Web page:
My family’s favorite books (both read-alouds and picture books):
A Christmas Carol illustrated by Brett Helquist
A New Star in Heaven: A Christmas Story from the Bible and the Book of Mormon by Val Chadwick
A Night without Darkness by Timothy M. Robinson
A Small Miracle by Peter Collington
Angela and the Baby Jesus by Frank McCourt
Christmas Day in the Morning by Pearl S. Buck
Christmas Oranges by Linda Bethers
Drummer Boy by Loren Long
Gift of the Magi by O Henry
Hans Brinker or the Silver Skates by Mary Mapes Dodge
How the Grinch Stole Christmas by Dr. Seuss
Little Red Buckets: A Story of Family and Giving by Lynda Nelson
Mr. Willowby’s Christmas Tree by Robert E. Barry
My First Story of the First Christmas by Jeanne Buck
Room for a Little One by Martin Waddell
Saint Nicholas: The Real Story of the Christmas Legend by Julie Stiegemeyer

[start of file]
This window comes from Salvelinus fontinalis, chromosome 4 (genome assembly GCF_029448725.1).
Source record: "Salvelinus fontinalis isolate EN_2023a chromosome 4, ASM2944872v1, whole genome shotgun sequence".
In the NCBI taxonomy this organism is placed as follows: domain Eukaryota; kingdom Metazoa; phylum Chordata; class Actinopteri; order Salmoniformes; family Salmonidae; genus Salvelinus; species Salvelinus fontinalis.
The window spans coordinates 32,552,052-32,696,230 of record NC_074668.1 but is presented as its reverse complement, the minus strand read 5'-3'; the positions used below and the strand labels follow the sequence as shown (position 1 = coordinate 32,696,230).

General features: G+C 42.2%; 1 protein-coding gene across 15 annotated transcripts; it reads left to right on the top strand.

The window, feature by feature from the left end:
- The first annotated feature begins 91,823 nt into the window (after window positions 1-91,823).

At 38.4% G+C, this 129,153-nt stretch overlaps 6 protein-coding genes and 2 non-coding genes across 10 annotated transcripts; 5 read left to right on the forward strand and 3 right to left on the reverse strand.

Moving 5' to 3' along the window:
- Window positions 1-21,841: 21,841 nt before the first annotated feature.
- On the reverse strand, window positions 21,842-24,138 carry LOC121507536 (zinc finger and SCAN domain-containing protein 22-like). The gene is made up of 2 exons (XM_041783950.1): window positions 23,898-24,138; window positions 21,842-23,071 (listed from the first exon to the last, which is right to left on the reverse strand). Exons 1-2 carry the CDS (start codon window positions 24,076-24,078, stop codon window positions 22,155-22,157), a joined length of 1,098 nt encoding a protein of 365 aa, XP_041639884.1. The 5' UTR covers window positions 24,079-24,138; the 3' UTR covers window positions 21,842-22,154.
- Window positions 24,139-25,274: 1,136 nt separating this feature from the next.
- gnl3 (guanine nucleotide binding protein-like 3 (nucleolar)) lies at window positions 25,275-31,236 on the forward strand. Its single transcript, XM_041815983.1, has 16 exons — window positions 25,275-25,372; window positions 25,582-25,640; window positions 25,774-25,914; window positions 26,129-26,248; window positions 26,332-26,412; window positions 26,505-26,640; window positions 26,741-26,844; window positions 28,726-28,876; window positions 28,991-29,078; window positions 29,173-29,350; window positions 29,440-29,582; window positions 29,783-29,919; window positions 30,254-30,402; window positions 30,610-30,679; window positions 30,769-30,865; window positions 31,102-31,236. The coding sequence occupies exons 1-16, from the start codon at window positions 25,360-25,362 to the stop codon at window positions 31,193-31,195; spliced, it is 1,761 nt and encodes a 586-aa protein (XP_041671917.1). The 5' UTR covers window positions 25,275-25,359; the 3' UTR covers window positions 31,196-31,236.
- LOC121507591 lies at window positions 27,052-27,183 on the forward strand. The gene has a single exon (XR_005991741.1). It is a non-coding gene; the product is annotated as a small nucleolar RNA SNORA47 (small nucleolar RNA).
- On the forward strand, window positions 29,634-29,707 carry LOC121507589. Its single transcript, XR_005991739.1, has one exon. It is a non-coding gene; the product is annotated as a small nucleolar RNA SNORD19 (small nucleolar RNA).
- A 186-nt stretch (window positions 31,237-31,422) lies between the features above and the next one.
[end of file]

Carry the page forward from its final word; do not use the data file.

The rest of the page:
Silver Packages by Cynthia Rylant
The Christmas Candle by Richard Paul Evans
The Christmas Miracle of Jonathan Toomey by Susan Wojciechowski
The Christmas Story: From the King James Version by Gennady Spirin
The Christmas Train by Thomas S. Monson
The Crippled Lamb by Max Lucado
The Legend of Old Befana by Tomie dePaola
The Little Fir Tree by Margaret Brown
The Night Before Christmas Pop-up by Clement Clarke Moore
The Other Wise Man by Henry Van Dyke
The Polar Express
The Tale of Three Trees by Angela E. Hunt
The Trees of the Dancing Goats by Patricia Polacco
The True Gift by Patricia MacLachlan
There Was No Snow on Christmas Eve by Pam Munoz Ryan
Why Christmas Trees Aren’t Perfect by Dick Schneider